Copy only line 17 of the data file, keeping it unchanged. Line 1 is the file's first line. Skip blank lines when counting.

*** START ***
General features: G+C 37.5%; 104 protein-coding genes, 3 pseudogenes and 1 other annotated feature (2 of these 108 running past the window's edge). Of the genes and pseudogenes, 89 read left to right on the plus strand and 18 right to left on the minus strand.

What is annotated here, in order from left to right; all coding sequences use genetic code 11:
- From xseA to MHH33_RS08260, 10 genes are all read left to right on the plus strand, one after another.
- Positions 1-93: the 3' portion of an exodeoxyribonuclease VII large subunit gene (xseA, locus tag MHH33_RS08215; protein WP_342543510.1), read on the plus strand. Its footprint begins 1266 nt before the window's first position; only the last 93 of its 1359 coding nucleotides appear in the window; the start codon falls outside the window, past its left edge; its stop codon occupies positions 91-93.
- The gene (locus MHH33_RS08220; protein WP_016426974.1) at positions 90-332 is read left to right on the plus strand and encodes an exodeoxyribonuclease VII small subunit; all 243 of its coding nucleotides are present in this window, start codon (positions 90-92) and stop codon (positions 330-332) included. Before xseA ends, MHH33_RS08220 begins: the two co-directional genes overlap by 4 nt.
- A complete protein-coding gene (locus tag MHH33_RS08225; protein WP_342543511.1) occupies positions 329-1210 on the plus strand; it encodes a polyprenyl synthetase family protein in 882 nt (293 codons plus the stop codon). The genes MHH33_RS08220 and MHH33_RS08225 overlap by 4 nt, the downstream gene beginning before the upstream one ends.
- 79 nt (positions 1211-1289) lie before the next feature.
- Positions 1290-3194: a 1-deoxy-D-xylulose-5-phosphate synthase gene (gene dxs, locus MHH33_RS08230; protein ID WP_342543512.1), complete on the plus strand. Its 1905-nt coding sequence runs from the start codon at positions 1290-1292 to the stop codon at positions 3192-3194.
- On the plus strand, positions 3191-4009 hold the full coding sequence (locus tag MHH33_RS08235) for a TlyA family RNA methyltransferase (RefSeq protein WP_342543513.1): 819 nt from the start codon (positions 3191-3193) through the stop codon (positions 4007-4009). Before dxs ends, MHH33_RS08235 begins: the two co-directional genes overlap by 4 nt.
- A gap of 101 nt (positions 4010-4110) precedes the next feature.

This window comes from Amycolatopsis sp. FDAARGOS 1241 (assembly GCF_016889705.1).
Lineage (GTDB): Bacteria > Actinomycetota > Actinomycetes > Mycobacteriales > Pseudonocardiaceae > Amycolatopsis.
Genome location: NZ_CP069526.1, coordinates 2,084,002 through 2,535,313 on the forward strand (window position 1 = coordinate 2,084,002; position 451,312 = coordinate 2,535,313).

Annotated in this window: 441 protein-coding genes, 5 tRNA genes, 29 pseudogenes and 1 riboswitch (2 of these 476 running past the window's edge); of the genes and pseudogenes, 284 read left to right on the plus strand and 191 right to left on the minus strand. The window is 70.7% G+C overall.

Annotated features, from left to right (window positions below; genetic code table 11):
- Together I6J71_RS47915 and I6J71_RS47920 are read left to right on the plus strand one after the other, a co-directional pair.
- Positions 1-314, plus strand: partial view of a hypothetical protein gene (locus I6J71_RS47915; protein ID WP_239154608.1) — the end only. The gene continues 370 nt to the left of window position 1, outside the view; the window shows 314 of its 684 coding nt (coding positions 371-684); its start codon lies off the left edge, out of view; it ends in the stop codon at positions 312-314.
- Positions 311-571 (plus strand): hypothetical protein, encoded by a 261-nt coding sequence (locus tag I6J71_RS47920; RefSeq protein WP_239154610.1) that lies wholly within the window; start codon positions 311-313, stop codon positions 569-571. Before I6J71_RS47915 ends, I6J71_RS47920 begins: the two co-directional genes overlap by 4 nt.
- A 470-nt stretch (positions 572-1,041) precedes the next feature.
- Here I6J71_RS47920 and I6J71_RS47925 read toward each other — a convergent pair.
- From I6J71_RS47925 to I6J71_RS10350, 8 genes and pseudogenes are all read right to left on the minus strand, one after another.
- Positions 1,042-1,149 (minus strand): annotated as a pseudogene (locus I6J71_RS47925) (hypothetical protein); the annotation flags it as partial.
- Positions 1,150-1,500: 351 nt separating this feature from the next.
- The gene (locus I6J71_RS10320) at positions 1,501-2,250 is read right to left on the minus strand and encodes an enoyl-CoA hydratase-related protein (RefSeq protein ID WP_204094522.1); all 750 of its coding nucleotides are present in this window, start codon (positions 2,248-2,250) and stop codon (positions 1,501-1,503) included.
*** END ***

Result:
- Positions 1-314, plus strand: partial view of a hypothetical protein gene (locus I6J71_RS47915; protein ID WP_239154608.1) — the end only. The gene continues 370 nt to the left of window position 1, outside the view; the window shows 314 of its 684 coding nt (coding positions 371-684); its start codon lies off the left edge, out of view; it ends in the stop codon at positions 312-314.